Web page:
As a mother raising five kids I have struggled with ways to get them to brush their teeth. Three of my kids are now adults with two in their tweens and early teens. I also have a four-year grandson and one-year-old granddaughter, whom I babysit often (so much for thinking I was past dealing with toddlers). Would you believe that it’s not just little ones you have to make sure their teeth are being looked after with regular brushing?
Would you go overseas to go to the dentist to save money?
I hate going to the dentist! It is literally one of my phobias, well that and green-ants. Why green-ants you ask? Well, their bite stings for hours, a bit like getting a tooth pulled (well, in my opinion, anyway). I am not fond of the numbing needles at the dentist. I’ve been told I have a low pain threshold. Who would have guessed!
And why did I have to get my tooth pulled? Because I put off going to the dentist.
But the biggest reason I don’t like going to the dentist. The COST! The cost hurts the most.
How many times have you made a new purchase that you were satisfied with, not only something that you had wanted for good and justifiable reasons, but also, because it just gave you pleasure to be the proud owner of that item? Let’s say, a new mobile phone, just as an example.
Then someone, maybe a friend or loved one, maybe a stranger, goes out of their way to admire it, swelling your pride a little that someone has recognised your discerning and sophisticated tastes.
Then they have the nerve to say, “If you don’t mind me asking, how much did you pay for that?”
Are you living the Australian dream? Almost? Half-way there?
What happens to that dream when your hard work, the savings, and the planning and sacrificing that you’ve done come face to face with a broken tooth, a unavoidable root canal, tooth replacement, or orthodontic therapy that can’t be put off any longer?
An expensive, unexpected dental bill can set you back months or even years in your planning. Not only is it a big headache to deal with, it can have real consequences in the quality of your family’s life now and in the future.
In recent years, dental tourism has developed as a result of soaring dental prices in Australia. To be fair, the high prices in Australia are justifiable to a high degree.
Imagine a universe in which you control a most precious substance.
A substance so valuable and rare that kings across the universe come to your throne room, prostrate themselves before you and offer you vast sums of treasure and pledges of eternal fealty for the privilege to manage your treasure.
Not just one king, but many kings come. You can question them and peer into their hearts to determine who is worthy and who is not.
You might not have galactic kings coming to your throne room to pledge their undying service and loyalty to you, but you can have the next best thing:
According to the AIHW (Australian Institute of Health and Welfare) in 2013:
One-third of Australians were putting off dental appointments due to prohibitively high costs.
Twenty percent of those who did visit a dentist opted to not have the recommended treatment because it was too expensive.
The number of people on the waiting list for public dental care was about 650,000 and many had been waiting for as long as two years.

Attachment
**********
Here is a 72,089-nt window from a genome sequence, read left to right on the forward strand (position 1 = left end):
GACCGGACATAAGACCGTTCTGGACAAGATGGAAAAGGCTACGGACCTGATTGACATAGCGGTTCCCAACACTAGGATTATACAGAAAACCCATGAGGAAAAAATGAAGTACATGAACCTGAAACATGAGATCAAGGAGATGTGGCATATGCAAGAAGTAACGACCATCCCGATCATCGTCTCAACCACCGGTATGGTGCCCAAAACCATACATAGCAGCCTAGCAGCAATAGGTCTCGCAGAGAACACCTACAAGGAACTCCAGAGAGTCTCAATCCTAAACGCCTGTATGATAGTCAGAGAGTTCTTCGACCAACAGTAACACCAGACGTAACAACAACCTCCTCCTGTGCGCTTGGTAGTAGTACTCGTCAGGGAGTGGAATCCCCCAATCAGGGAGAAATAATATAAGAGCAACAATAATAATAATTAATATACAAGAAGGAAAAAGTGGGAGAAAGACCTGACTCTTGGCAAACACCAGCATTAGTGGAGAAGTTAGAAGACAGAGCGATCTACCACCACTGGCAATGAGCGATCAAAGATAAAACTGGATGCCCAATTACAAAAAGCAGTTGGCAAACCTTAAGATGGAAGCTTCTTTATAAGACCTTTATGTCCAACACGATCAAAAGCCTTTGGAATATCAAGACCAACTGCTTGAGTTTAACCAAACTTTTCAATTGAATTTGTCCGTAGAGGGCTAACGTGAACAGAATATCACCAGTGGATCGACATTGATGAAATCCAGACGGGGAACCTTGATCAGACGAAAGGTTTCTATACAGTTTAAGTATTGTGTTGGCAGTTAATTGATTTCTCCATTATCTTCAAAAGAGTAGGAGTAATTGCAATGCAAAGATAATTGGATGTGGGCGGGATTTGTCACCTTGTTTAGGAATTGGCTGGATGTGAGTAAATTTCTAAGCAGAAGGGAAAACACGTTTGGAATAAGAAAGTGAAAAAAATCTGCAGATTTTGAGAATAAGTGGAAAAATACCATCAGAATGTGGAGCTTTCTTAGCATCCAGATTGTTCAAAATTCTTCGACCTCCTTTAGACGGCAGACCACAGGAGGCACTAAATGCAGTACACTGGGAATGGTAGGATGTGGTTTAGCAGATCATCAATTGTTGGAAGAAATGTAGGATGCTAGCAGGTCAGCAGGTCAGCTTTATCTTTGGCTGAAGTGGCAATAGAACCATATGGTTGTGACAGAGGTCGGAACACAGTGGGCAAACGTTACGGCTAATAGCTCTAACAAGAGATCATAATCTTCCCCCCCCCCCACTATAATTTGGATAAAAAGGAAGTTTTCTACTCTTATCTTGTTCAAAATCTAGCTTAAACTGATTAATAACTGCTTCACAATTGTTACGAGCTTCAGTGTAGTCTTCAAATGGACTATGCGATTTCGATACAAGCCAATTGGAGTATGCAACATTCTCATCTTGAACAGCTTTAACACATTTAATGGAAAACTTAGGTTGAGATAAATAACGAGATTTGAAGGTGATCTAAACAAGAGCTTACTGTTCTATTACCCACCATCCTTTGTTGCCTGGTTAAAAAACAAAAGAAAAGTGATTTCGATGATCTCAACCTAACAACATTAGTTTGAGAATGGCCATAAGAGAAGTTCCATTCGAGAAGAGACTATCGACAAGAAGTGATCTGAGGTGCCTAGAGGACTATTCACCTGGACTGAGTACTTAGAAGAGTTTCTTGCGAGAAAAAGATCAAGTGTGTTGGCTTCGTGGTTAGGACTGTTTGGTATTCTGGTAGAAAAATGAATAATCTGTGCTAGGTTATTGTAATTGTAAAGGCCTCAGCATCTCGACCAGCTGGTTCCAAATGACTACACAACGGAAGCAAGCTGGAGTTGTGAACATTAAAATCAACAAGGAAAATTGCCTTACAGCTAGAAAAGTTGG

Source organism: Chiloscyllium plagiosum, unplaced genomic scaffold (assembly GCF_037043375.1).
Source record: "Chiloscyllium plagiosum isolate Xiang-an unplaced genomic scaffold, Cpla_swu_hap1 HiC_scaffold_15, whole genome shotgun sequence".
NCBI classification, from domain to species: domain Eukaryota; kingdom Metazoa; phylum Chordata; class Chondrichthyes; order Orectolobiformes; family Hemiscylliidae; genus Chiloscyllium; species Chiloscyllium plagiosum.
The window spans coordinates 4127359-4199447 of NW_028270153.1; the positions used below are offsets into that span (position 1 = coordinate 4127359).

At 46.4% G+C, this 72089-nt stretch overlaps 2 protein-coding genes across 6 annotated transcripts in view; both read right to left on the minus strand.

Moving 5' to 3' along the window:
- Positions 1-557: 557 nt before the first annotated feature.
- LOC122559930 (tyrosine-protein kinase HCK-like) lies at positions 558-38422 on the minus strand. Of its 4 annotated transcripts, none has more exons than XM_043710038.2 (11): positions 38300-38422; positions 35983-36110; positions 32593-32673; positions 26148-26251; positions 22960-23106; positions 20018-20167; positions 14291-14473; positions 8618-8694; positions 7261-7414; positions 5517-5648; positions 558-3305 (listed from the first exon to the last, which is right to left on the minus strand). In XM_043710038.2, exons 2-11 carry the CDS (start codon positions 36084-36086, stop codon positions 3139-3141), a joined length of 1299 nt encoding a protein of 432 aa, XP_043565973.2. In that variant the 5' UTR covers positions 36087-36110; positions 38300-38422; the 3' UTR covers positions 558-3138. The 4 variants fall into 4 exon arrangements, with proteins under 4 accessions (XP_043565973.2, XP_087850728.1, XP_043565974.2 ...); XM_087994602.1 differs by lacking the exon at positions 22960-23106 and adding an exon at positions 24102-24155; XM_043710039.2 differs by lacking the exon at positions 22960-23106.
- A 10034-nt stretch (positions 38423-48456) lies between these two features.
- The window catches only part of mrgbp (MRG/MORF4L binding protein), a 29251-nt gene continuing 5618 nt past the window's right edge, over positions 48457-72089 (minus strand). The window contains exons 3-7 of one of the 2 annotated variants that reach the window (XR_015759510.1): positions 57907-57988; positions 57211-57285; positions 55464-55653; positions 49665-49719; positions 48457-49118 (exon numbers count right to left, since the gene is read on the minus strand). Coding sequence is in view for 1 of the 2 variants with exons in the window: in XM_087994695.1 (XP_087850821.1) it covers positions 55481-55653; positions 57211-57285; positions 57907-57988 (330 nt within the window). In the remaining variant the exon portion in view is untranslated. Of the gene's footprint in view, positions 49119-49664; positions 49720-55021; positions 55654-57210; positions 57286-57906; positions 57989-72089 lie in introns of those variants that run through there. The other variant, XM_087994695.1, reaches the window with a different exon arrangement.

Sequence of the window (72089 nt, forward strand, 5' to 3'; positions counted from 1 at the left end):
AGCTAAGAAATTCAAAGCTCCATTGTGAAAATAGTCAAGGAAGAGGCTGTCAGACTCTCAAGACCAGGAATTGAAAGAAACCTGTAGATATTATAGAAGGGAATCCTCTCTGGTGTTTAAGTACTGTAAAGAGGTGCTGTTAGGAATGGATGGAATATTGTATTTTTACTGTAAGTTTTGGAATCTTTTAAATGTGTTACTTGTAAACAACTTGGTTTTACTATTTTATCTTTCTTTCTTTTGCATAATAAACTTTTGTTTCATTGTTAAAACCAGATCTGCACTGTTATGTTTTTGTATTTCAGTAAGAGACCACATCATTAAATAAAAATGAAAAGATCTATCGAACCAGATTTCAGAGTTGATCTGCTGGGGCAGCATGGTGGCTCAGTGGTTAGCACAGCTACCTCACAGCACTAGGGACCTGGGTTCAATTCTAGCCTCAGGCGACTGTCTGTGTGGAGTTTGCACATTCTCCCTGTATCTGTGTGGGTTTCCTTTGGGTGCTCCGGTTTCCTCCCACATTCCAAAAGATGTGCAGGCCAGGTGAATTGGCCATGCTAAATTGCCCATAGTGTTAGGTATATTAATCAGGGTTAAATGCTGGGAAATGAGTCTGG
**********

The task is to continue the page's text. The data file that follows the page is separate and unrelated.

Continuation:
Forty-four percent of uninsured Australians were avoiding seeing a dentist altogether.
These statistics from the AIHW (Australian Institute of Health and Welfare) paint a discouraging picture of dental health services at that time.
Since then, the Australian economy has had some ups and downs, but has remained basically stagnant. Chances are, the above statistics are still pretty accurate, and the economic situation of many Australians is probably even more bleak than two or three years ago.
Children are little packages of love and joy that also cost a lot of money to raise and care for. Of course, we all love them, but we also know that they always need something, either necessary or new. Dental health is one of the important, necessary expenses that parents have to deal with in the course of raising a child.
Over the past 15 years, the cost of health care in Australia has steadily increased. According to the AIHW (the Australian Institute of Health and Welfare), the number of people that have delayed dental treatment or put it off altogether, for economic reasons has risen steadily for over a decade.
You have a toothache that you can’t ignore any longer. You need to find a dentist soon. Perhaps you just recently moved to a new town; your regular dentist retired or is on vacation; or your teeth have seemed just fine without dental care and you haven’t ever had to find a dentist before.
For whatever reason, you don’t know a good dentist.
How do you find a good one?
THE ALLURE of dental treatments overseas at prices that seem too good to be true is a strong temptation. But remember:
If something seems too good to be true, it probably is.
Here are three of the serious drawbacks that every person considering overseas treatment should consider.
1. POST-PROCEDURE COMPLICATIONS:
We all like to think positive and trust that our dental procedures will be completed quickly, painlessly, and permanently. In reality, this is often not the case, especially in procedures that require more than simple, surface treatments of the tooth’s crown.
Why do you need to rethink the sugary drinks you consume? A simple question requires a simple answer. Drinking too much sugar-sweetened beverages can harm your oral health and overall wellbeing.
Sugary and acidic beverages such as soft drinks, sports drinks and energy drinks are linked to obesity, diabetes and heart disease.